Commentary: Does oversight threaten the doctor-patient bond?
New York Times, February 27, 2009
A recent debate in healthcare reform has centered on the $1.1 billion set aside in the economic stimulus bill to compare the effectiveness of different treatments for the same illness. Supporters believe that such "comparative effectiveness" research will help to identify ineffective therapy, improve quality of care and ultimately decrease the time, effort, and money spent on treatments that don't work well. But critics say that such research could ultimately lead to a one-treatment-fits-all approach and that it would allow the government to dictate "appropriate" decisions in the doctor-patient relationship.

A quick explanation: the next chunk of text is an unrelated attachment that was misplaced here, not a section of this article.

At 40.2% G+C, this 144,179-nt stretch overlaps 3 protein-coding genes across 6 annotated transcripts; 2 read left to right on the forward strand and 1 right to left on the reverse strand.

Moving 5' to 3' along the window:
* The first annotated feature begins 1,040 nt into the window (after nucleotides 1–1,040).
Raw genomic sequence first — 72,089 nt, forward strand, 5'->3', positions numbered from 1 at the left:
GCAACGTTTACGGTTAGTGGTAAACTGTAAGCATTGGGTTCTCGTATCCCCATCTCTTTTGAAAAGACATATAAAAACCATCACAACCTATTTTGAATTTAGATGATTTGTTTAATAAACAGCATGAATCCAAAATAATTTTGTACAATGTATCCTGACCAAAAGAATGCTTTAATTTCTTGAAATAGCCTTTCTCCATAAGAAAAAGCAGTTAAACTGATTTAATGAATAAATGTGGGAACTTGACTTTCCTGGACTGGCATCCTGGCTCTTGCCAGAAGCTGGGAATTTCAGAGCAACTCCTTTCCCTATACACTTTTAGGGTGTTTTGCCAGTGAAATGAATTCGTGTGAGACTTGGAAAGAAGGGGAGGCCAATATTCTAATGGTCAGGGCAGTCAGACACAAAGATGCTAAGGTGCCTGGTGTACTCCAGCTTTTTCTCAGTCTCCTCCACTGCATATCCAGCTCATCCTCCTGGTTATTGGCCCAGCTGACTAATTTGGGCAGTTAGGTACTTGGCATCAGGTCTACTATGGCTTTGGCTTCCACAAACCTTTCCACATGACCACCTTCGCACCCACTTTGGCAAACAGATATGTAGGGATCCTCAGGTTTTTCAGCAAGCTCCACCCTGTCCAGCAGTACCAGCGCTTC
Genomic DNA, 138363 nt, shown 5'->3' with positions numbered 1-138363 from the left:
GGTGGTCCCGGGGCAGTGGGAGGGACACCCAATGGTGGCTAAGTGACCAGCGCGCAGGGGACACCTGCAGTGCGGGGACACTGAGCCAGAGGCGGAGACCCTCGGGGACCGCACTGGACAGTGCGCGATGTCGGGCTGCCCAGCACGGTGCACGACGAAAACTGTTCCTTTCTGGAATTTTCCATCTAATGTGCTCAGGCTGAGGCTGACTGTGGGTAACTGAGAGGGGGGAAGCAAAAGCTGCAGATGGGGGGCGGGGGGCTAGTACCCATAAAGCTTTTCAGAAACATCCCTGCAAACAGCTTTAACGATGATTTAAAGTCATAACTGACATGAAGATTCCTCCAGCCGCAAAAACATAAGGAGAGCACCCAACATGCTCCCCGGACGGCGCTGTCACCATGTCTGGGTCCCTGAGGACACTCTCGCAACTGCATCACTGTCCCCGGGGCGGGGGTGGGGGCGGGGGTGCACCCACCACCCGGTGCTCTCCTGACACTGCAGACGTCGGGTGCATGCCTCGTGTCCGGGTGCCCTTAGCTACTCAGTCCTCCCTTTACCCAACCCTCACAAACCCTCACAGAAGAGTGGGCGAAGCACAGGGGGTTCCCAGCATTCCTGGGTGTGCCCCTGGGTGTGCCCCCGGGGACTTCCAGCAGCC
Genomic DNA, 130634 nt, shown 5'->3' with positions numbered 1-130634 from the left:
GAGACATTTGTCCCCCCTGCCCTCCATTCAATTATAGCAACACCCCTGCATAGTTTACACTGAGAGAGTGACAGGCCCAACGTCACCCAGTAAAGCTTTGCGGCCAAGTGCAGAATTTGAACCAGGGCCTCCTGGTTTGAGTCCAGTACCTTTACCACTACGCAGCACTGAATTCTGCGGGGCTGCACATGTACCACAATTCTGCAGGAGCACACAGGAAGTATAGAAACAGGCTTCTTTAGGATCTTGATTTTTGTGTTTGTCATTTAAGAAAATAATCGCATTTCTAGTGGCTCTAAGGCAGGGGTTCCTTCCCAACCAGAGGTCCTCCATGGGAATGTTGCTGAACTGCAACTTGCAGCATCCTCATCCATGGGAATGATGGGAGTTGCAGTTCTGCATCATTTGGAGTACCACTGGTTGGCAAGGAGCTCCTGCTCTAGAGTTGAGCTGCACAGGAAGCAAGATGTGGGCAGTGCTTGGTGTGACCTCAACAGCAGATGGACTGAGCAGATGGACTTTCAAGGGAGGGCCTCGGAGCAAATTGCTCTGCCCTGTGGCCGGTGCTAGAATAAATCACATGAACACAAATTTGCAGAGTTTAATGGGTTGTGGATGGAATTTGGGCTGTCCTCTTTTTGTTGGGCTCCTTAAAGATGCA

- Primary Care Docs Average More Hospital Revenue Than Specialists
- How Chargemaster Data May Affect Hospital Revenue
- $6.4B Henry Ford, Beaumont Merger Failed on Cultural Hurdles
- House Lawmakers Grill CMS Over Health Exchange Navigators
- 69% of Employers Plan to Offer Healthcare Coverage After 2014
- Insurer's App Aims to Lower Healthcare Costs, Securely
- ED Physicians Key to Half of Hospital Admissions
- Fortunately, Angelina Jolie Isn't On Medicare
- Don't Let Nurses Sink Your Bottom Line
- Q&A: Catholic Health Initiatives' New Senior VP for Capital Finance